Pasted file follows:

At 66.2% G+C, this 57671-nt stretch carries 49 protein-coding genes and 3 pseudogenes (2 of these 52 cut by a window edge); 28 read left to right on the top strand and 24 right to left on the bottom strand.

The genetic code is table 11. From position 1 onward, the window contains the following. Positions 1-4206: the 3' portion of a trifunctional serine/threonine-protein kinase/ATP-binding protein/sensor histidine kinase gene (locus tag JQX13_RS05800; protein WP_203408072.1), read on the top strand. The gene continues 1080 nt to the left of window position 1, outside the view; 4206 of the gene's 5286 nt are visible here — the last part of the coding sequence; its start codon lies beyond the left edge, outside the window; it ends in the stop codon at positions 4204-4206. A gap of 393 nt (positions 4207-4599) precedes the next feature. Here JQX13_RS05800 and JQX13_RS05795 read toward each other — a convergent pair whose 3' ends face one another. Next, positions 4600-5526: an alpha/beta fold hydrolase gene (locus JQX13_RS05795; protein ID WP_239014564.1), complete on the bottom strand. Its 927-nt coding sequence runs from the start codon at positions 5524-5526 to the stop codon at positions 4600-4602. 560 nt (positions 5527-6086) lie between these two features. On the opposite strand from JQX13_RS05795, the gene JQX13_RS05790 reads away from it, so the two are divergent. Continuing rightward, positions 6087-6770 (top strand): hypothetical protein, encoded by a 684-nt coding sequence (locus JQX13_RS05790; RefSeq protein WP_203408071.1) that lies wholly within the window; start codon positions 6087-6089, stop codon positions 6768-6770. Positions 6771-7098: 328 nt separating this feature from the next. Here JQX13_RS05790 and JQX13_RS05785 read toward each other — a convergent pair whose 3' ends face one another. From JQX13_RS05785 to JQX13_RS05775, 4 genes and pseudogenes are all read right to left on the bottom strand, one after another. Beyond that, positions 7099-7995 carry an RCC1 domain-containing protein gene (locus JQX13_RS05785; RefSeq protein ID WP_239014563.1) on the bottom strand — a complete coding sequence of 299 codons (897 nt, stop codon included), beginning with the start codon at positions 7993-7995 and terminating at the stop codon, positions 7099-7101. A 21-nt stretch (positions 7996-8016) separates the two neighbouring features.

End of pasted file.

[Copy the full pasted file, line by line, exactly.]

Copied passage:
At 66.2% G+C, this 57671-nt stretch carries 49 protein-coding genes and 3 pseudogenes (2 of these 52 cut by a window edge); 28 read left to right on the top strand and 24 right to left on the bottom strand.

The genetic code is table 11. From position 1 onward, the window contains the following. Positions 1-4206: the 3' portion of a trifunctional serine/threonine-protein kinase/ATP-binding protein/sensor histidine kinase gene (locus tag JQX13_RS05800; protein WP_203408072.1), read on the top strand. The gene continues 1080 nt to the left of window position 1, outside the view; 4206 of the gene's 5286 nt are visible here — the last part of the coding sequence; its start codon lies beyond the left edge, outside the window; it ends in the stop codon at positions 4204-4206. A gap of 393 nt (positions 4207-4599) precedes the next feature. Here JQX13_RS05800 and JQX13_RS05795 read toward each other — a convergent pair whose 3' ends face one another. Next, positions 4600-5526: an alpha/beta fold hydrolase gene (locus JQX13_RS05795; protein ID WP_239014564.1), complete on the bottom strand. Its 927-nt coding sequence runs from the start codon at positions 5524-5526 to the stop codon at positions 4600-4602. 560 nt (positions 5527-6086) lie between these two features. On the opposite strand from JQX13_RS05795, the gene JQX13_RS05790 reads away from it, so the two are divergent. Continuing rightward, positions 6087-6770 (top strand): hypothetical protein, encoded by a 684-nt coding sequence (locus JQX13_RS05790; RefSeq protein WP_203408071.1) that lies wholly within the window; start codon positions 6087-6089, stop codon positions 6768-6770. Positions 6771-7098: 328 nt separating this feature from the next. Here JQX13_RS05790 and JQX13_RS05785 read toward each other — a convergent pair whose 3' ends face one another. From JQX13_RS05785 to JQX13_RS05775, 4 genes and pseudogenes are all read right to left on the bottom strand, one after another. Beyond that, positions 7099-7995 carry an RCC1 domain-containing protein gene (locus JQX13_RS05785; RefSeq protein ID WP_239014563.1) on the bottom strand — a complete coding sequence of 299 codons (897 nt, stop codon included), beginning with the start codon at positions 7993-7995 and terminating at the stop codon, positions 7099-7101. A 21-nt stretch (positions 7996-8016) separates the two neighbouring features.